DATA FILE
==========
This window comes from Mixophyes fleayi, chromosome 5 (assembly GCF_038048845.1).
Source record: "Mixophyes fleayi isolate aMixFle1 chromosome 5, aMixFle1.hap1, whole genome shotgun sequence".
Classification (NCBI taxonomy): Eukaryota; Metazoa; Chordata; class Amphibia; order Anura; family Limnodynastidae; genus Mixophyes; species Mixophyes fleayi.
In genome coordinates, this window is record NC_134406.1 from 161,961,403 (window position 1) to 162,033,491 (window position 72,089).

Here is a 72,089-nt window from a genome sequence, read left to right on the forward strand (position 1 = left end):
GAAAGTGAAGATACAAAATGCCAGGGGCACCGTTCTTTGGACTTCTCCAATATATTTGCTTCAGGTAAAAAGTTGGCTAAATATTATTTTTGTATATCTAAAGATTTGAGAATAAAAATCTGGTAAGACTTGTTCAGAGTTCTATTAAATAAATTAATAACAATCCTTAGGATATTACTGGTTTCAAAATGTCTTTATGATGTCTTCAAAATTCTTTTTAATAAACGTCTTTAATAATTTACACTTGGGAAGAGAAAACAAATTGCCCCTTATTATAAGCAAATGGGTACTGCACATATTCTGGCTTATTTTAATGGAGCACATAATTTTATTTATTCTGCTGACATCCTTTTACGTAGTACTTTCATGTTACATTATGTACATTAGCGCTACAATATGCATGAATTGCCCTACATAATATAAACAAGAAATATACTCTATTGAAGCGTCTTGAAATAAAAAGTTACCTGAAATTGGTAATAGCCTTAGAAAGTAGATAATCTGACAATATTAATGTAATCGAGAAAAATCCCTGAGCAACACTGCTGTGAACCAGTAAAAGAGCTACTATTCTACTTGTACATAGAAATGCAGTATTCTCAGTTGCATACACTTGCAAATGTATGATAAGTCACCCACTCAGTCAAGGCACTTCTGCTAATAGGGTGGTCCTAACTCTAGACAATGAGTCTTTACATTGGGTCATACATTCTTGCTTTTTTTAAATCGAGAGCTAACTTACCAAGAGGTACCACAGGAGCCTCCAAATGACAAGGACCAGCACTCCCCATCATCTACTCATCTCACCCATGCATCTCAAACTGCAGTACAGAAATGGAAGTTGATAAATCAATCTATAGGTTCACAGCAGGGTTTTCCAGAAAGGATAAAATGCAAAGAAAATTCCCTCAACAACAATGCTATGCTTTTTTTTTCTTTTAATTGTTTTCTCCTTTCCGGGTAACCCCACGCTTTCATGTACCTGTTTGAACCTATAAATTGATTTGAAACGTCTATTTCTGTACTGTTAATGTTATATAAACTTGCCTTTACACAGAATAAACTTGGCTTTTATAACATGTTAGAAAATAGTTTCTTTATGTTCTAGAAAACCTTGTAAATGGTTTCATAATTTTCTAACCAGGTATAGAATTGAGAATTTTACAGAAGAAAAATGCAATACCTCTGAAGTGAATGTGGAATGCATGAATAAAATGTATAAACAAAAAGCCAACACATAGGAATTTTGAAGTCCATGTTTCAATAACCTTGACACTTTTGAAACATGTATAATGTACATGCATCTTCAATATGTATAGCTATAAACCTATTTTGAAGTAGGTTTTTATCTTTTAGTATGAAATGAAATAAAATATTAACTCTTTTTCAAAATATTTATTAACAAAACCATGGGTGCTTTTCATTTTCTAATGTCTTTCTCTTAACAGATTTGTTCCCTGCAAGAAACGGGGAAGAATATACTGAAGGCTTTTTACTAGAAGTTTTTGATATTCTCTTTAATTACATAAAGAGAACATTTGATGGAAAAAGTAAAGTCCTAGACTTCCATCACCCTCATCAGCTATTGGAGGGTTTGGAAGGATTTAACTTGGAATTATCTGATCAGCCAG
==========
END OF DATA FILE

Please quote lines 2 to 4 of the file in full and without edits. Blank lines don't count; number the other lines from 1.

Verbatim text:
Source record: "Mixophyes fleayi isolate aMixFle1 chromosome 5, aMixFle1.hap1, whole genome shotgun sequence".
Classification (NCBI taxonomy): Eukaryota; Metazoa; Chordata; class Amphibia; order Anura; family Limnodynastidae; genus Mixophyes; species Mixophyes fleayi.
In genome coordinates, this window is record NC_134406.1 from 161,961,403 (window position 1) to 162,033,491 (window position 72,089).